Furthermore, we have grown apathetic about our faith in the United States. All mainline denominations are in decline. They have been in decline since the late 1950's. The start of this decline corresponds to a growth in this country of our economic and social well-being. It spans all religions, political parties and their influences. It goes beyond the Civil Rights Movement, the Vietnam War, the Hippie Generation and the Women's Right Movement. Oh, churches were involved in all of these things, but the decline went on. The decline was not due to arguments over these issues or over politics. The decline is due predominantly to one issue. We feel we don't need God. We have everything we need. We got it on our own. We pulled ourselves up by our own boot straps and we have persevered. God did not build or buy my house. God did not buy my car. God does not provide for my needs or my family’s needs; I do. These ideas mean we feel we don't need God.
In fact, we do need God because like it or not we are not masters of our own destiny. Too many factors influence our well-being that are way out of our control. Let me give one very clear example. Can anyone of us control the price of gasoline? The price of gasoline has gone up and down like a yo-yo. If anyone of us can stop it, I know everyone would appreciate it. If we can't control this simple commodity, then how can we possibly control other more important aspects of our lives? The reality is we can't.
However, we can place our trust and our faith in the One who created us and loves us. In the reading from Matthew's Gospel the disciples are called to be radical missionaries. The word radical does not mean they are to pull crazy stunts, preach loudly on street comers, or scare people into following Jesus Christ. Being a radical missionary means placing one's whole trust in God and not in the structures of the world around us. In the reading, the disciples are even warned about the family structure. It is not the place to put all faith and trust. At the time of this writing in Matthew's community, family members were turning over other family members to the leaders of the synagogue for believing in Jesus Christ. As a result, they were chastised, punished and even thrown out of the synagogue for their beliefs. They were persecuted by their own family, friends, and business associates for their religious belief in God.
Still today, human structures and institutions fail those who place all faith in them. Look at what happened to those who placed their trust in the stock market in 1929. We have all seen what happens to people who place all their trust for retirement in company stocks and retirement plans. We have also seen what can happen within families. Even family structures fail as members turn against one another due to various positions on issues.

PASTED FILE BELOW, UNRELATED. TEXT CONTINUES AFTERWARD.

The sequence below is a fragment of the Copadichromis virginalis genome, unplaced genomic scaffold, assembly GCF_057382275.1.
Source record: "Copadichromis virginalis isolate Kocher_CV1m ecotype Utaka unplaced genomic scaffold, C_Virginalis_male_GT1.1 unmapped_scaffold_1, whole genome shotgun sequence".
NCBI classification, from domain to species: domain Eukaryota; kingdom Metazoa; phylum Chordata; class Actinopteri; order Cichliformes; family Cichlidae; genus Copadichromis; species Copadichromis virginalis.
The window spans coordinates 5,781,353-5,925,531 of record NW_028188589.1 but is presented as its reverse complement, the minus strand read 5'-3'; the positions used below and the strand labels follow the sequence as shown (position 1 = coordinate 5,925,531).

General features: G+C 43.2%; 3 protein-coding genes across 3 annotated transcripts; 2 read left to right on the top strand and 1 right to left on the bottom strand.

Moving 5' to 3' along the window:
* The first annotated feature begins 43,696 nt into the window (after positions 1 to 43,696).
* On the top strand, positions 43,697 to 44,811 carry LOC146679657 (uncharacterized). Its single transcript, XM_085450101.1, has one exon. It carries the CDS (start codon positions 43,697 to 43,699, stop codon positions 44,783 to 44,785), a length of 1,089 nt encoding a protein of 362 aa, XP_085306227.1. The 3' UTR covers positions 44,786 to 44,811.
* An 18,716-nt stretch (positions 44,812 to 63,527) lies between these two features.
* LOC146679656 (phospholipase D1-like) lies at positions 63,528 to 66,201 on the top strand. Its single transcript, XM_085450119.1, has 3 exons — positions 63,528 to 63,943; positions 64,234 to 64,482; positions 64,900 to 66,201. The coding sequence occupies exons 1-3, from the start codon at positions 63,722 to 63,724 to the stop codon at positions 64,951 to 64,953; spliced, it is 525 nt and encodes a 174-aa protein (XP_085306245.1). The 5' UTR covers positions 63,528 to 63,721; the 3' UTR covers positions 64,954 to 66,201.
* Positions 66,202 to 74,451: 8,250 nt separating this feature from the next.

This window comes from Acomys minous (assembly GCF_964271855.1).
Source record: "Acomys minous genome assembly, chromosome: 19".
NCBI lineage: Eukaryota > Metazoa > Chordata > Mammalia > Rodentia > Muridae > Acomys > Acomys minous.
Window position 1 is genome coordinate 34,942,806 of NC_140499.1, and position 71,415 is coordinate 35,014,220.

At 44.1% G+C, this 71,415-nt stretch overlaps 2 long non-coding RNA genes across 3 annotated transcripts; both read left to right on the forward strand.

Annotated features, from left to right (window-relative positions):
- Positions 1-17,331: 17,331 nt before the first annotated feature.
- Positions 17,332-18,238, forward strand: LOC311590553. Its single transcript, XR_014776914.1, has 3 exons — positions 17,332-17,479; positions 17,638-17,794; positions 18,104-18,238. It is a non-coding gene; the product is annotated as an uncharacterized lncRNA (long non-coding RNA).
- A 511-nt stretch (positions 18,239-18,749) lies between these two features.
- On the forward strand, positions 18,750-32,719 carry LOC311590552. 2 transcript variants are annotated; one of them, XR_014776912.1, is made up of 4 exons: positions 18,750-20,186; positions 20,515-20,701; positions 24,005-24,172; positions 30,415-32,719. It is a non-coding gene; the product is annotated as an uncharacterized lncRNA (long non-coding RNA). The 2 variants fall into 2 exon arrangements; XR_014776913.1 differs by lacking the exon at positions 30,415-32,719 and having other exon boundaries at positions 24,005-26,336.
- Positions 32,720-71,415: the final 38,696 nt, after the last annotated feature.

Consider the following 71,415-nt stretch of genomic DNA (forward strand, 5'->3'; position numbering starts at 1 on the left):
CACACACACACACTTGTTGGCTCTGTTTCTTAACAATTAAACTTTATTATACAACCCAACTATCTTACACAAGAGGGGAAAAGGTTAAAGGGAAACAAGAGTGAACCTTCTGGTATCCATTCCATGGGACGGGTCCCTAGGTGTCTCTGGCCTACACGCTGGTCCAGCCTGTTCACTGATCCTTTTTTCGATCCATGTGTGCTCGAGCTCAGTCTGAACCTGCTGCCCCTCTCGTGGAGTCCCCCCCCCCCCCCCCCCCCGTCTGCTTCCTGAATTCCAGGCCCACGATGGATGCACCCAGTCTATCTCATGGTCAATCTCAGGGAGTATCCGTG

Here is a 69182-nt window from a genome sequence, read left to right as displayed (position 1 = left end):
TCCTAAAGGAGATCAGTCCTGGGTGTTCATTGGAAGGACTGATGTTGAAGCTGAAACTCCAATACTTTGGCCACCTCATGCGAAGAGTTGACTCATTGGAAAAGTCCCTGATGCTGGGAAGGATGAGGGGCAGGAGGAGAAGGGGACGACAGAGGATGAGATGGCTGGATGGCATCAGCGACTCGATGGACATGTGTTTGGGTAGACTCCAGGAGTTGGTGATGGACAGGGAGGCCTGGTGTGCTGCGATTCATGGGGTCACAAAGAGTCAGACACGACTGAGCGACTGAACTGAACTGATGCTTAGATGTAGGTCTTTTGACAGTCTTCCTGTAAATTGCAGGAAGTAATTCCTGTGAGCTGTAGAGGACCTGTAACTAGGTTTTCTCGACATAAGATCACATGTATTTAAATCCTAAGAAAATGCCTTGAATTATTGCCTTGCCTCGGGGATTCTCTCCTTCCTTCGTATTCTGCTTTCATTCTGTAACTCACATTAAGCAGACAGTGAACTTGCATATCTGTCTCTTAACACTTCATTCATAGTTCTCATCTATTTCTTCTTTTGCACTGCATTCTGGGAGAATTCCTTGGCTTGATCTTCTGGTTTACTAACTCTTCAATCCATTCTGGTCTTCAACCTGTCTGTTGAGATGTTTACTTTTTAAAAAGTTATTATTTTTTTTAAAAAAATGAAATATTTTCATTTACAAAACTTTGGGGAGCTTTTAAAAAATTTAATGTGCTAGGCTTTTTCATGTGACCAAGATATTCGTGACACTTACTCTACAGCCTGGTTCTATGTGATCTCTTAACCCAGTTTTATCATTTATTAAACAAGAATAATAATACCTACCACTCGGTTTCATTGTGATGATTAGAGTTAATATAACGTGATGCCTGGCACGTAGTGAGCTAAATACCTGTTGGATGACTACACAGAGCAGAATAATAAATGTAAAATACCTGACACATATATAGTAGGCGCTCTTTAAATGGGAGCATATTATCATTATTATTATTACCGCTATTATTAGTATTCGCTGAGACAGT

There is one place where we can put all faith and trust. We can place our faith and trust in God through Jesus Christ. Jesus promises us eternal life. Jesus is not talking about just the here and now. Jesus is talking about eternity. To that end, what we do here matters. What we believe matters. What we share with other people about God matters. For our belief in God has eternal significance. We can not say we are followers of Jesus Christ and not love others and treat them with respect and dignity. We can not claim to believe in Jesus Christ and live in ivory towers calling others names that separate us from them. We can not claim to be faithful to the Gospel of Jesus Christ and proclaim the crucifixion did not happen and the resurrection did not occur. We either believe that Jesus Christ is our Lord and Savior, and live into that belief in our lives, or we don't. Like the disciples in Matthew's Gospel and like the Martyrs of Uganda we are called to a radical discipleship. We are called to radical faith and radical love. We are called to a hope that transcends this world and yet pervades this world. The one thing we have to realize is that we are called to make this decision every day. Every day when we wake up we have been given a gift, the gift of life for some part of that day. On that day, we are asked to choose what we believe in and what we will serve. We will believe in the one true and loving God? Or will we believe in our own devices and the institutions of the world? The choice this day and every day is ours. Amen